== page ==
New Map Released Shows Active Ocean Entries
The U.S. Geological Survey released this map as of 12 noon, Friday, June 8, 2018.
Given the dynamic nature of Kīlauea’s lower East Rift Zone eruption, with changing vent locations, fissures starting and stopping, and varying rates of lava effusion, map details shown here are accurate as of the date/time noted. Shaded purple areas indicate lava flows erupted in 1840, 1955, 1960 and 2014-2015.
Around 3 a.m. Friday, June 8, lava fountains erupting from fissure 8 on Kīlauea Volcano’s Lower East Rift Zone were reaching heights of 180–220 feet.
The Kapoho ocean entry (as of 6:30 a.m.), where the interaction of fissure 8 lava and seawater produces a white plume called “laze.”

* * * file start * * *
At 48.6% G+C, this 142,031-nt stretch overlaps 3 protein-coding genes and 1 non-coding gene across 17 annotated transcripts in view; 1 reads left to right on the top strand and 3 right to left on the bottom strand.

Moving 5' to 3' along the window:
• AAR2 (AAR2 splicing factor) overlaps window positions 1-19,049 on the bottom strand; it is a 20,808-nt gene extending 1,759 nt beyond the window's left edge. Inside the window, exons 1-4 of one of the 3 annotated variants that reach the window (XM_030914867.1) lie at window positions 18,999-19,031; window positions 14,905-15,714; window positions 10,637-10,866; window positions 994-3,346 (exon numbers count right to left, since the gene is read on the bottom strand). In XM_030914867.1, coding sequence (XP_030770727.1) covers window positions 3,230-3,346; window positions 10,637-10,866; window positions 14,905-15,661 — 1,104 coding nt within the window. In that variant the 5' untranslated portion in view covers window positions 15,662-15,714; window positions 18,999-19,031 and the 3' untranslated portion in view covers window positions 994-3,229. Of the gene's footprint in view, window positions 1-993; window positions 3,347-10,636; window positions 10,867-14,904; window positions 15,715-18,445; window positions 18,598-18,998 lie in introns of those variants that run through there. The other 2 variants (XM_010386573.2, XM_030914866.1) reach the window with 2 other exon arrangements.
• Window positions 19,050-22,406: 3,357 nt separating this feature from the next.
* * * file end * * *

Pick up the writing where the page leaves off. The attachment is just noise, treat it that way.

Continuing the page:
Laze is a mixture of condensed acidic steam, hydrochloric acid gas, and tiny shards of volcanic glass, and can be irritating to the lungs, eyes and skin.
HVO’s early morning helicopter overflight of Kīlauea’s lower East Rift Zone showed that lava continues to flow into the ocean in the vicinity of Kapoho Bay and Vacationland.
Outgassing from Halema‘uma‘u produced twin pillars that rose in the still morning air and merged into a towering cap above the summit of Kīlauea just after sunrise.
Dramatic changes at Halema‘uma‘u could be seen through gases rising from the crater during HVO’s overflight of the summit this morning at 10 a.m.
The view here looks to the southwest, with the former overlook parking lot barely visible to the left of the gas plume.